In his monologue, Maitlis said, “Dominic Cummings broke the rules. The country can see this and it is shocked that the government cannot… He was the man, remember, who always had the mood of the public, who labeled the lazy label of “elite” on those. who did not agree. He should understand this public mood by now, that of fury, contempt and anguish.
“He made those who struggled to follow the rules feel like rules and allowed many others to assume they could now flout them.” She added that Boris Johnson remained loyal to Cummings through “blind loyalty” despite “deep national concern.”
The BBC issued a quick reprimand, saying Maitlis had overstepped the mark and presented a question for debate “as if the country were unanimous in his eyes”.
Maitlis was so upset by the response that she took time off from the program and her colleagues rushed to her defense.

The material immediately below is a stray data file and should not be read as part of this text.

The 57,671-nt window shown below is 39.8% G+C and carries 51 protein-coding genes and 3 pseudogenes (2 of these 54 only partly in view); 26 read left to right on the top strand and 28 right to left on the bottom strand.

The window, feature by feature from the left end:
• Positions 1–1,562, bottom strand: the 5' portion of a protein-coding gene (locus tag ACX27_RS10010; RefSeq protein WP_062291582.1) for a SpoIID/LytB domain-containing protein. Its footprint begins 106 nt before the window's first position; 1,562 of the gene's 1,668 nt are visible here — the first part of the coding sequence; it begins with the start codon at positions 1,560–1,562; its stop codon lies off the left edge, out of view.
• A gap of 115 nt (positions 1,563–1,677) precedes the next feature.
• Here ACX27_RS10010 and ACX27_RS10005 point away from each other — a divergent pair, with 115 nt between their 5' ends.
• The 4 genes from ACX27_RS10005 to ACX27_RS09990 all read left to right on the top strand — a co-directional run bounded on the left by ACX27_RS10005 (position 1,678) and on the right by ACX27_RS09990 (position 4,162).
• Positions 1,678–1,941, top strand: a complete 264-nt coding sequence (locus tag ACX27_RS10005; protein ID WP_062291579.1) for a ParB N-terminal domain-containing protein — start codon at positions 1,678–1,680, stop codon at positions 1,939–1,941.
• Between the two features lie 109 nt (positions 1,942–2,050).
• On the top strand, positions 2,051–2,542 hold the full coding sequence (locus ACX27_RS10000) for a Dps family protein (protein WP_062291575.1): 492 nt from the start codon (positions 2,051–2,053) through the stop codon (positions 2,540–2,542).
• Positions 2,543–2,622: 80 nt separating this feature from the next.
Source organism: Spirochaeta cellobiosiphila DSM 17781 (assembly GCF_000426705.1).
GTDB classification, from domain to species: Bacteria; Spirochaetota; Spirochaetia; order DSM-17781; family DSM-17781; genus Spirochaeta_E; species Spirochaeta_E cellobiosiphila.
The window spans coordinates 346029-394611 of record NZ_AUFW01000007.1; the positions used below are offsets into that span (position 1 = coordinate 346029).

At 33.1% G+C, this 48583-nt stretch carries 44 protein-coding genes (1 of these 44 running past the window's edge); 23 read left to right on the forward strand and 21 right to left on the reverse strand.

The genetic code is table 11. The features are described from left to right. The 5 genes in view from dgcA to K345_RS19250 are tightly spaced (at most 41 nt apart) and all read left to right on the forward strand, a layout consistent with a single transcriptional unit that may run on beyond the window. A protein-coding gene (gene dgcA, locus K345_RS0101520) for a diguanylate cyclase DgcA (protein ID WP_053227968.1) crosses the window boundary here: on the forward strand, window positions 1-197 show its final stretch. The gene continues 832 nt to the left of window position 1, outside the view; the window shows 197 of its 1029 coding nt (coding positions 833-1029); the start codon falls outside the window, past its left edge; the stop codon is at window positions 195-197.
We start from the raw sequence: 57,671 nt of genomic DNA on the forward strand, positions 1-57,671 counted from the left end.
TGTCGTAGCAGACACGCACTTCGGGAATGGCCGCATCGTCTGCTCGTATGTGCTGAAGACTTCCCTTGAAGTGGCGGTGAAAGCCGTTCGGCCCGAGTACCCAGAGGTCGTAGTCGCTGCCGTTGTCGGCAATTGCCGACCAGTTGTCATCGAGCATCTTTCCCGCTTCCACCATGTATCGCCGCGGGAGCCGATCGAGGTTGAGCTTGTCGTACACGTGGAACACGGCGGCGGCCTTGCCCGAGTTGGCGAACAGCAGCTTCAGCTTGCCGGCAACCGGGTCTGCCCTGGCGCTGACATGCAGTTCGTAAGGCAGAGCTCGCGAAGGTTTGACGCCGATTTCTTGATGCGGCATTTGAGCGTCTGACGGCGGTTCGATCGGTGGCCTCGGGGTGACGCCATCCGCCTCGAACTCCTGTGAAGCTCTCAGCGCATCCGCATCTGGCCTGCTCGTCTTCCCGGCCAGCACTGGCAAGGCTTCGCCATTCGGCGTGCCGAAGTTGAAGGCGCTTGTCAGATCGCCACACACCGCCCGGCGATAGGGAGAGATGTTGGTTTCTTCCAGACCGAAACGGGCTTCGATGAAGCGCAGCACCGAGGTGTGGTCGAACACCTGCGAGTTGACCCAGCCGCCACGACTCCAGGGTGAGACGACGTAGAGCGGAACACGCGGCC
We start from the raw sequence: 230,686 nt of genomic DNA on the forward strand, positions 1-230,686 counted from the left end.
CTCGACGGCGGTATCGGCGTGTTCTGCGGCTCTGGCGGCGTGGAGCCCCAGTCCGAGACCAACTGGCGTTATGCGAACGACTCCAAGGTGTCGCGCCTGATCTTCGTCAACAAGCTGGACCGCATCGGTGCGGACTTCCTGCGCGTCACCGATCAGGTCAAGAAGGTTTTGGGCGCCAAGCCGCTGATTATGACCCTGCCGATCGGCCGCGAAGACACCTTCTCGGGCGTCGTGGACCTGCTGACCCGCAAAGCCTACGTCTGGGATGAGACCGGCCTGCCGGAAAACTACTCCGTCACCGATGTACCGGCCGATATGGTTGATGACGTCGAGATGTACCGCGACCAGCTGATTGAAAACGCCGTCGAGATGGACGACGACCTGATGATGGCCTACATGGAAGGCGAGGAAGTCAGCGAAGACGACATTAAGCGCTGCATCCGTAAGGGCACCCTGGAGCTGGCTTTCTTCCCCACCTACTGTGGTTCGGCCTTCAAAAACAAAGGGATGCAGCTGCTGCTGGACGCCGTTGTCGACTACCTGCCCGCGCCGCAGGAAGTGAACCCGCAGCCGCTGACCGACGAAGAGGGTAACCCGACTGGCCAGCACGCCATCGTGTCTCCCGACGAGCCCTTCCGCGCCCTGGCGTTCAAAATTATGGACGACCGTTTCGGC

Within the BBC, there were concerns that the attack on Cummings would strengthen its resolve to crack down on the company by pushing for license fee reform.
Daniel Kawczynski, the Conservative MP, described Maitlis’ style as “aggressive, needlessly rude, biased and confrontational to the point of intimidation”. But his monologue was hailed by David Lammy, the Labor MP, as a fine example of public service broadcasting, and by Ed Davey, the acting leader of Lib Dem, as “brilliant journalism”.
Elsewhere in Tatler’s interview, Maitlis discussed his friendship with Piers Morgan, the outspoken host of ITV’s Good Morning Britain. She said: “I know if I was in jail, Piers Morgan would come to see me. I don’t know if it’s a good thing or a bad thing, but it would be there.
“And I love that I can have an argument with him without it affecting our friendship – I don’t think I’ve ever had dinner with him without it ending in a massive row.” I think this is a good thing.